Zombie (1995) is a novel inspired by real life serial killer, Jeffrey Dahmer. In the novel, the main character Quentin wants to 'create' the perfect companion by kidnapping young men and modifying their brains in order to dominate and control them. During his many failed (and murderous) attempts, he notices that he begins to enjoy the killing more than the companionship.
Bram Stoker Award: Superior Achievement in a Novel
Fisk Fiction Prize, Boston Book Review
New York Times Notable Books of the Year
Jeffrey Lionel Dahmer (May 21, 1960 – November 28, 1994), also known as the Milwaukee Cannibal, was an American serial killer and sex offender, who committed the rape, murder, and dismemberment of seventeen men and boys between 1978 and 1991, with many of his later murders also involving necrophilia, cannibalism, and the permanent preservation of body parts—typically all or part of the skeletal structure.
Describing the increase in his rate of killing in the two months prior to his arrest, he stated he had been "completely swept along" with his compulsion to kill, adding: "It was an incessant and never-ending desire to be with someone at whatever cost. Someone good looking, really nice looking. It just filled my thoughts all day long."
- the relationship between race and ideal democratic citizenship in post-civil rights era America (the discussion was begun by the actual Dahmer case):
- “In my heart,” he says, “I did not plead GUILTY because I was NOT GUILTY & am not. But it was a RACIAL MATTER, too. The boy was black & Q_P_ is white”
- Q_P_’s lawyer is just “grateful that they didn’t draw a black judge”
- Q_P_’s position as a “caretaker” of a building for nonwhite residents is also indicative of his own dehumanization by other white characters: even Mr. T_, Q_P_’s white probation officer, finds it strange. When he learns that his client is the caretaker, he never questions Q_P_’s suitability for the job or that he may relapse, given his criminal record, and can be a danger to his tenants. Instead, he seems more worried about Q_P_’s tenants being a danger to Q_P_. He is rude to them and pushes his way through them. After he forces them to leave the room, he tells Q_P_ that it “must be a little weird for a white man, white caretaker, for them, eh?” He suggests that a “real” white man does not take care of anyone, particularly nonwhites. Then, aware that his words can be interpreted as racist (but also sexist), Mr. T_ quickly recovers by insisting that he “doesn’t mean anything by it” and that he’s “got lots of black friends. I’m speaking of history”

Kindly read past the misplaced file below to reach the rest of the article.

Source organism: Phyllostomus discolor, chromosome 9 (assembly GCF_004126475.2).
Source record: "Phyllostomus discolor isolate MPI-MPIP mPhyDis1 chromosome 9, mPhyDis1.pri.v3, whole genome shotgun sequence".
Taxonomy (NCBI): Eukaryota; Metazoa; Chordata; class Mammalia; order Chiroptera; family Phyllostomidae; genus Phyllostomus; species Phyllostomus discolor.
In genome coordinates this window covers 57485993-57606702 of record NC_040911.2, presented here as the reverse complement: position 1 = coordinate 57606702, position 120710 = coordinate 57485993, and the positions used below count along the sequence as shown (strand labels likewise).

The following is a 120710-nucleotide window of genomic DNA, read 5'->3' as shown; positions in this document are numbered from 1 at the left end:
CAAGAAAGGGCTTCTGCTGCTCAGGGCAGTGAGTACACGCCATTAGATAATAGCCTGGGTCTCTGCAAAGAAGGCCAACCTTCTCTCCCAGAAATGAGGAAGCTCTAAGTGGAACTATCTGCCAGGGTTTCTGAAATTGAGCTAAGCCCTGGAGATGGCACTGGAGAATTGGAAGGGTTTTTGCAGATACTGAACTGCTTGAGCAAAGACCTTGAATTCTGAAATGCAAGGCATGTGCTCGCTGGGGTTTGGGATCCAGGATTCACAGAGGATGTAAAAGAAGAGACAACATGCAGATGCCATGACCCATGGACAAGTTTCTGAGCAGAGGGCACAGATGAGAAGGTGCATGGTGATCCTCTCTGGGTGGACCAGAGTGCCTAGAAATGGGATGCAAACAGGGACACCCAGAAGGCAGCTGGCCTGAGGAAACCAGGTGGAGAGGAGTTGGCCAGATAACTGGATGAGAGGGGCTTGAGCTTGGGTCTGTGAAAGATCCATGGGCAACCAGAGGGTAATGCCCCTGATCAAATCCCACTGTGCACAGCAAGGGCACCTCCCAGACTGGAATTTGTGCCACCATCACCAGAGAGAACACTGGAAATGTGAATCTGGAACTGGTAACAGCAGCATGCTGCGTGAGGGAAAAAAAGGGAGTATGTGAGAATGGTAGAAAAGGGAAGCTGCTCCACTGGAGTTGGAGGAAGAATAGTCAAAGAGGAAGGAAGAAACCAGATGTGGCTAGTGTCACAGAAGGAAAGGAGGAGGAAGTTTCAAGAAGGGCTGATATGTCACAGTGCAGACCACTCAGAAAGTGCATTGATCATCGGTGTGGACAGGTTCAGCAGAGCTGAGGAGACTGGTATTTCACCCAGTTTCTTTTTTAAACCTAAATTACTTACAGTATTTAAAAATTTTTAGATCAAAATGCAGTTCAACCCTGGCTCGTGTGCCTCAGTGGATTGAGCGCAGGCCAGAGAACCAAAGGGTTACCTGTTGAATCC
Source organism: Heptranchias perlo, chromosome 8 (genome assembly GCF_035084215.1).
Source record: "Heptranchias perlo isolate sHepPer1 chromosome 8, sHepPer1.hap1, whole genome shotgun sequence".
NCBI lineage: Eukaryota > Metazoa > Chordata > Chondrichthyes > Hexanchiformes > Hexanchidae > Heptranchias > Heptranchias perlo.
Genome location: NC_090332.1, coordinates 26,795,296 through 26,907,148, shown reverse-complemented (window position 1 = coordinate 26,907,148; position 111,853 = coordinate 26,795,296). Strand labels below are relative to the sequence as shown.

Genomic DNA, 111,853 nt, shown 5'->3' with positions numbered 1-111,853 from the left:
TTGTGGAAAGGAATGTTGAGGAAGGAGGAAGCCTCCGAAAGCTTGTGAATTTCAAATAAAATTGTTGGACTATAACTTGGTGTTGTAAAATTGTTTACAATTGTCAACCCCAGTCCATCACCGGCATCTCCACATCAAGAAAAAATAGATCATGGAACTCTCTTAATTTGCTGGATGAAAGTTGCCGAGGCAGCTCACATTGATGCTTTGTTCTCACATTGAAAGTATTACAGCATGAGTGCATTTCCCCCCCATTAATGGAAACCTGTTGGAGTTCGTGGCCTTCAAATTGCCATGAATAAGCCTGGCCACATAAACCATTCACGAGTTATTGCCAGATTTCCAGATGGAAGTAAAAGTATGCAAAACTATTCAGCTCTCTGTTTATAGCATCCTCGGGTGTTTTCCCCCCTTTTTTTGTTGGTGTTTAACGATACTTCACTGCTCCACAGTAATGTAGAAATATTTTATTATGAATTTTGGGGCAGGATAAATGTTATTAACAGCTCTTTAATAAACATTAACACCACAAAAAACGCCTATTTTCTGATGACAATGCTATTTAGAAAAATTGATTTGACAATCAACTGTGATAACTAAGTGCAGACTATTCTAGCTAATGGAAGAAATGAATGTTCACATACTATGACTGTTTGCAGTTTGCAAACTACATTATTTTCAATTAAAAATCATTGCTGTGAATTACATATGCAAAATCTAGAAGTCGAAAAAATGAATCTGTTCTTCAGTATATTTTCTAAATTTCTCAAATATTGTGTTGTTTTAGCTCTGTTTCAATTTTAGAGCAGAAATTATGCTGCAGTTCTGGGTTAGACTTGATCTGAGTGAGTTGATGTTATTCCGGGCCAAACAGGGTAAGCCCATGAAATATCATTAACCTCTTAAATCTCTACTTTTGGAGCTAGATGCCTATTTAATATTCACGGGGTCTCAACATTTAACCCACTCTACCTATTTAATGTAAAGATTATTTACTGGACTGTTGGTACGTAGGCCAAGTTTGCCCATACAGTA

- Meaning of the title: Zombies, in fact, are portrayed as living dead creatures, that, though still alive, can exert no control over their own bodies. They need to feed on human flesh, so as to absorb the life they lack through cannibalism; they belong to a definite territory, though not much is known about their real origins (thus, unlike vampires, not embodying the alien or the foreign invader); they usually destroy a domestic and/or romantic or familiar setting; finally, they are immortal. These characteristics are symbolically ascribable to both zombies and serial killers. Consequently, the social monster, who wants to subtract life from his victims, reproduces the archetypal monster, who materially denies and overcomes his own death
- ending racialized and gendered violence goes beyond legal recognition of social equality; it also requires the recognition and destruction of mental constructs that create these oppressive, dehumanizing arrangements
- acceptance of dominant cultural beliefs in white straight male supremacy
- part of society’s designated “out groups,” such as drug addicts, homosexuals and racial minorities (especially blacks): the disappearance of one of their members is less likely to attract public attention or concern
- accusation of using typical stereotypes: a clear boundary between the “normal” (the lawabiding citizen) and the “abnormal” (the deviant serial killer)
Zombie has been made into a short film by Bill Connington, who also adapted the novella for the stage:https://youtu.be/e3yxxRI_8Ig
Joyce Carol Oates denies that Quentin P_ is “an allegorical figure” and insists that this character is so different from the people around him that he is, “virtually a subspecies in their midst” (“Psycho Killer”).